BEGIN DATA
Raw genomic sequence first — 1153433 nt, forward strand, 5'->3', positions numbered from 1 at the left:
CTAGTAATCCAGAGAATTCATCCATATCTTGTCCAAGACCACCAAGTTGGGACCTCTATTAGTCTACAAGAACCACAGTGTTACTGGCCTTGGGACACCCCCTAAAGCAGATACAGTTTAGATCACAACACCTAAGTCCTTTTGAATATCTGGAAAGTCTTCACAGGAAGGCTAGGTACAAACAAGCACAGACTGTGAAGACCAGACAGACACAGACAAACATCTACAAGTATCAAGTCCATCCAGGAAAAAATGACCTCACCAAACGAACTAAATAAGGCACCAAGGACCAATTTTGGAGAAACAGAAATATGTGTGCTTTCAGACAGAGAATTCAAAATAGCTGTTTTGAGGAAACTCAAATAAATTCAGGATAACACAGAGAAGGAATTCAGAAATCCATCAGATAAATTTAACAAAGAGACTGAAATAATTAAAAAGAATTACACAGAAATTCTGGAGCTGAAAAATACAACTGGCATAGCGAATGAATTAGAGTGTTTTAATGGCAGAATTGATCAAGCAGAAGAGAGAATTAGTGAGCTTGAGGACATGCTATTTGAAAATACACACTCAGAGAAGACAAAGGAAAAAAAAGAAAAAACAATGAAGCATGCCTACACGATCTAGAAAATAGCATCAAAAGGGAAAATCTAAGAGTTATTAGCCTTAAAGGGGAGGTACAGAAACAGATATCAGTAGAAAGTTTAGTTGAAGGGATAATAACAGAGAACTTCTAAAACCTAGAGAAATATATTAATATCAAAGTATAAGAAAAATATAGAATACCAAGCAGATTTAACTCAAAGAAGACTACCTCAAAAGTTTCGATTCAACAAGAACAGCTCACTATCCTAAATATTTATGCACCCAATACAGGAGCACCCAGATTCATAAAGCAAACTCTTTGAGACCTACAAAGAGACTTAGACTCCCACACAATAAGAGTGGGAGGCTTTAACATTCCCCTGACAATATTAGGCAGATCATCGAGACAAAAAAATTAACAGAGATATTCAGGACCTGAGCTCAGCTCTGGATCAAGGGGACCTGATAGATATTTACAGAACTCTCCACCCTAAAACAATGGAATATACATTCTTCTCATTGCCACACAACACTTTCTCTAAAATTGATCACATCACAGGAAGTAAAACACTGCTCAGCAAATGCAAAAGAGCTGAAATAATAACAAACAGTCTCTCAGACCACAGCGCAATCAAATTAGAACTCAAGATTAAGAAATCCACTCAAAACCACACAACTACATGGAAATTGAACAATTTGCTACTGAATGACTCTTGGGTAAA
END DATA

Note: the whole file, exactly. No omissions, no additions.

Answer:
Raw genomic sequence first — 1153433 nt, forward strand, 5'->3', positions numbered from 1 at the left:
CTAGTAATCCAGAGAATTCATCCATATCTTGTCCAAGACCACCAAGTTGGGACCTCTATTAGTCTACAAGAACCACAGTGTTACTGGCCTTGGGACACCCCCTAAAGCAGATACAGTTTAGATCACAACACCTAAGTCCTTTTGAATATCTGGAAAGTCTTCACAGGAAGGCTAGGTACAAACAAGCACAGACTGTGAAGACCAGACAGACACAGACAAACATCTACAAGTATCAAGTCCATCCAGGAAAAAATGACCTCACCAAACGAACTAAATAAGGCACCAAGGACCAATTTTGGAGAAACAGAAATATGTGTGCTTTCAGACAGAGAATTCAAAATAGCTGTTTTGAGGAAACTCAAATAAATTCAGGATAACACAGAGAAGGAATTCAGAAATCCATCAGATAAATTTAACAAAGAGACTGAAATAATTAAAAAGAATTACACAGAAATTCTGGAGCTGAAAAATACAACTGGCATAGCGAATGAATTAGAGTGTTTTAATGGCAGAATTGATCAAGCAGAAGAGAGAATTAGTGAGCTTGAGGACATGCTATTTGAAAATACACACTCAGAGAAGACAAAGGAAAAAAAAGAAAAAACAATGAAGCATGCCTACACGATCTAGAAAATAGCATCAAAAGGGAAAATCTAAGAGTTATTAGCCTTAAAGGGGAGGTACAGAAACAGATATCAGTAGAAAGTTTAGTTGAAGGGATAATAACAGAGAACTTCTAAAACCTAGAGAAATATATTAATATCAAAGTATAAGAAAAATATAGAATACCAAGCAGATTTAACTCAAAGAAGACTACCTCAAAAGTTTCGATTCAACAAGAACAGCTCACTATCCTAAATATTTATGCACCCAATACAGGAGCACCCAGATTCATAAAGCAAACTCTTTGAGACCTACAAAGAGACTTAGACTCCCACACAATAAGAGTGGGAGGCTTTAACATTCCCCTGACAATATTAGGCAGATCATCGAGACAAAAAAATTAACAGAGATATTCAGGACCTGAGCTCAGCTCTGGATCAAGGGGACCTGATAGATATTTACAGAACTCTCCACCCTAAAACAATGGAATATACATTCTTCTCATTGCCACACAACACTTTCTCTAAAATTGATCACATCACAGGAAGTAAAACACTGCTCAGCAAATGCAAAAGAGCTGAAATAATAACAAACAGTCTCTCAGACCACAGCGCAATCAAATTAGAACTCAAGATTAAGAAATCCACTCAAAACCACACAACTACATGGAAATTGAACAATTTGCTACTGAATGACTCTTGGGTAAA